3. A.R. states, "Any disproportionate suffering we create in their [animals'] lives is sinful". Disproportionate to what? It is not stated. This statement is false, betrays an erroneous notion of sin, and is easily able to corrupt deficiently or falsely catechized Catholics.
As Our Lord teaches us, all the law hangs on the two great commandments of the Gospel: love God, and love they neighbor as thyself (for the sake of our love of God). This summary of the Decalogue and precepts of the Church, admits no discussion of sinning against "creation" apart from ourselves and our human neighbor. Damage done to animals or other property belonging to our neighbor violates the 7th Commandment. If it were ever to have been considered as violation of the 5th Commandment, then surely we would have a 2,000 year history of confessing our dinners as the sin of murder. We eat animals, we euthanize animals, we sterilize animals, and we force them to work for us. All of these are sins only if committed against humans. Concerning animals, they are not sins according to Catholic teaching.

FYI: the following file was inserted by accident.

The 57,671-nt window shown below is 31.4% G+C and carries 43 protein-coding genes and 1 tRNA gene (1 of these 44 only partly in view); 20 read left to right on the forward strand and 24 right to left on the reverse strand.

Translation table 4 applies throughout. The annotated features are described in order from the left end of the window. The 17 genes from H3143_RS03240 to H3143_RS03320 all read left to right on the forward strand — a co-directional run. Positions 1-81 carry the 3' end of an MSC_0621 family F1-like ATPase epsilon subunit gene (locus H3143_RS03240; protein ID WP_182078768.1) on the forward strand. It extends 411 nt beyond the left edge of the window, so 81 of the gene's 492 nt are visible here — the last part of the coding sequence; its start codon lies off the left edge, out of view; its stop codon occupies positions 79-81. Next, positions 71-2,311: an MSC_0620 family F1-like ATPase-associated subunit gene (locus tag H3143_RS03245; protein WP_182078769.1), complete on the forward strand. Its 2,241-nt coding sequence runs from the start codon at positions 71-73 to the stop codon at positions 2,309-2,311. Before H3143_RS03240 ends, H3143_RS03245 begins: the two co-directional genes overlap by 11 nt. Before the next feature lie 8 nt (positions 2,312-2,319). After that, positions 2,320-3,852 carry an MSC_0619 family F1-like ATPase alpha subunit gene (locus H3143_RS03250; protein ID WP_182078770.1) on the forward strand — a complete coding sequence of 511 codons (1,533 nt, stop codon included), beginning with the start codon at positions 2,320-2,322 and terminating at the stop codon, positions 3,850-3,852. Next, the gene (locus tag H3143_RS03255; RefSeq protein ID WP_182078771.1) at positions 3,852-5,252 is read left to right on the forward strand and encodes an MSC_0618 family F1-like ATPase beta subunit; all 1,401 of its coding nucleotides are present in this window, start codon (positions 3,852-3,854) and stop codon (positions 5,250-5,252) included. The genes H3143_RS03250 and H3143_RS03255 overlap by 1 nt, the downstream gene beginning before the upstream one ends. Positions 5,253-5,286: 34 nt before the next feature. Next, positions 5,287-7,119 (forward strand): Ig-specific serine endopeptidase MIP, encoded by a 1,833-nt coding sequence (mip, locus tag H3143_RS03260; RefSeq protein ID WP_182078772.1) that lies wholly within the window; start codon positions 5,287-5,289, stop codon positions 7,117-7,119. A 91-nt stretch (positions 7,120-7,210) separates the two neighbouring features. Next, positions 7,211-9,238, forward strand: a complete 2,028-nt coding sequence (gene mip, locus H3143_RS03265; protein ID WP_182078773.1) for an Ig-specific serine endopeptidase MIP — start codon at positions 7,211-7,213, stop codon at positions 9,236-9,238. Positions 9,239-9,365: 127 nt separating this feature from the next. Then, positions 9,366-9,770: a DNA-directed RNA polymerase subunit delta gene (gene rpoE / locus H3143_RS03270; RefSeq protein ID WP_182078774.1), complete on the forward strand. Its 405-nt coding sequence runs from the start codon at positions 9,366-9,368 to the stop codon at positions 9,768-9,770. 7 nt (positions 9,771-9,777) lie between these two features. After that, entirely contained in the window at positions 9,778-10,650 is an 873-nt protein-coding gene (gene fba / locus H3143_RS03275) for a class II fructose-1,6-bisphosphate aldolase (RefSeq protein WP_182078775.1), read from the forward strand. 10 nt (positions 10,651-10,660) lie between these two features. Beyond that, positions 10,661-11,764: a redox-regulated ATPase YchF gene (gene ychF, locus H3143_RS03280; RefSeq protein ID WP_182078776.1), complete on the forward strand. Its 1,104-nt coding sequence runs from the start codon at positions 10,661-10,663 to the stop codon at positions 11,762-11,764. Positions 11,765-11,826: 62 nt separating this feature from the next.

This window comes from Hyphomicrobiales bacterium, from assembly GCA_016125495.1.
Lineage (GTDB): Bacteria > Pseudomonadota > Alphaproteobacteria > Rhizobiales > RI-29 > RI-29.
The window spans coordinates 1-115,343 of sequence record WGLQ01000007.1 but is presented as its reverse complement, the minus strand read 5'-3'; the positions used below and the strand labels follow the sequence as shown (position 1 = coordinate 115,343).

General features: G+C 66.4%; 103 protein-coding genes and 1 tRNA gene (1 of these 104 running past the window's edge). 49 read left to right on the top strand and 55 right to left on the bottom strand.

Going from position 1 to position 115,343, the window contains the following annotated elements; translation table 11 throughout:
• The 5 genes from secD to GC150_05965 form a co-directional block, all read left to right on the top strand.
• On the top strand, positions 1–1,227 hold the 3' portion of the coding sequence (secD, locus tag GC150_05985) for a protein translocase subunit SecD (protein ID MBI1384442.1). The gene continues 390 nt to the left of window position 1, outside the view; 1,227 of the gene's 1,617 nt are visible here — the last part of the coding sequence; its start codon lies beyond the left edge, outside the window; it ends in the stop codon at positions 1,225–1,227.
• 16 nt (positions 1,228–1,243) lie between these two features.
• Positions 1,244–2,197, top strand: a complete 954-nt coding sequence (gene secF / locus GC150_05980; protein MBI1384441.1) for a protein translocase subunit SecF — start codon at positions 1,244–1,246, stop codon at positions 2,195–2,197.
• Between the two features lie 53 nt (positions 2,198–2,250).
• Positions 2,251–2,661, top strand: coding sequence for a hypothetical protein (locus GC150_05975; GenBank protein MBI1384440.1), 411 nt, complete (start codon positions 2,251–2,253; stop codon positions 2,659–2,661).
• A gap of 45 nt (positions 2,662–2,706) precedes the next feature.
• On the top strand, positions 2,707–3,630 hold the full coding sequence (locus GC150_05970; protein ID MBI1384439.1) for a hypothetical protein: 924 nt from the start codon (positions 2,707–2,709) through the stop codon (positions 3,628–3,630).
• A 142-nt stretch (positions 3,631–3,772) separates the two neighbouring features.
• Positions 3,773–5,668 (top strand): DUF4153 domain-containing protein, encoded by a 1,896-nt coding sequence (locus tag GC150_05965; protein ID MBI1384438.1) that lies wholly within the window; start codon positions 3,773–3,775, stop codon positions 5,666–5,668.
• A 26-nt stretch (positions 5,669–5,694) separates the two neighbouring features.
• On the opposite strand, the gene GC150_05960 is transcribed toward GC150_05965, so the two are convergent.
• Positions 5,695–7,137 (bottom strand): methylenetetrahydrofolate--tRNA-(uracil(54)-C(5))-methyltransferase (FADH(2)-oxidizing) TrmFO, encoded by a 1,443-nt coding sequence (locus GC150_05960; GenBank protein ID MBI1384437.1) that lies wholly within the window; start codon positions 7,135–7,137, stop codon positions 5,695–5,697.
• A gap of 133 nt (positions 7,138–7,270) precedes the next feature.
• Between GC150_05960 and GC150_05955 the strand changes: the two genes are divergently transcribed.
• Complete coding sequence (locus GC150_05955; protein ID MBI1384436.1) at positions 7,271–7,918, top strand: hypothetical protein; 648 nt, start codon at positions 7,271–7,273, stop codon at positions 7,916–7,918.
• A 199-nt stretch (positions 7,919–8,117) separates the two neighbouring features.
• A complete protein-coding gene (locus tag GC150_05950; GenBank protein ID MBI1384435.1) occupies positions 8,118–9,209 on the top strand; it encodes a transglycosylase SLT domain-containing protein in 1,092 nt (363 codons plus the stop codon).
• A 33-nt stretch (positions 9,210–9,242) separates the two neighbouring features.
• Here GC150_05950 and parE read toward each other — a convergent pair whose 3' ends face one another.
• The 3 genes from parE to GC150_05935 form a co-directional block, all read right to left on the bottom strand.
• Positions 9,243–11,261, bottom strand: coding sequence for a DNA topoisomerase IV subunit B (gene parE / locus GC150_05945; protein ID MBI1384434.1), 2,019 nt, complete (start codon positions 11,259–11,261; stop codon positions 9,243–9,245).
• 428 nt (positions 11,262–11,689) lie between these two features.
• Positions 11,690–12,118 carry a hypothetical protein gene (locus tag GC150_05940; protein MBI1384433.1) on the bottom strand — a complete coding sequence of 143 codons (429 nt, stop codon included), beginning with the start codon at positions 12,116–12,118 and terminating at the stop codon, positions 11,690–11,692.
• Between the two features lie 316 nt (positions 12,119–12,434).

"Heartless exploiters" who sin by causing animals to suffer? Should we really think we are being admonished by someone concerned for our immortal souls? I think I'll listen to Our Lady instead, who told us most souls in Hell are there for sins of the flesh, in which "green" Catholics today freely engage: immodesty, impurity, fornication, sodomy, divorce, adultery, and murder. And this is not to mention false worship, which swallows up the majority of souls on earth. No, we should listen to what Our Lord said while he was walking on and with all of His creation:
"I pray not for the world, but for them whom thou hast given me: because they are thine"
Dr. Pamela Dettman
The Matrix Threat
I read with great appreciation your review of the three Matrix movies.
I saw the films myself, hoping to be familiar with them so that I could better discuss them with co-workers (I work in the computer/Internet industry). I think my money might have been better spent elsewhere; anyway, I thought your comments were right on target. A few additional thoughts occurred to me.
Recall the encounter between Neo and the Indian "family" of computer programs in the in-between subway station. The Indian husband gave a warm-and-fuzzy reason for denying reality, saying that such-and-such notions were "just words" (i.e. another assault on the objective). The same character, curiously, went on to talk about honoring his daughter/program, whom he wanted to see continue her/its existence – but then, what is "honor" but a mere word? The contradiction was not acknowledged; one wonders if the authors were aware of it (or cared).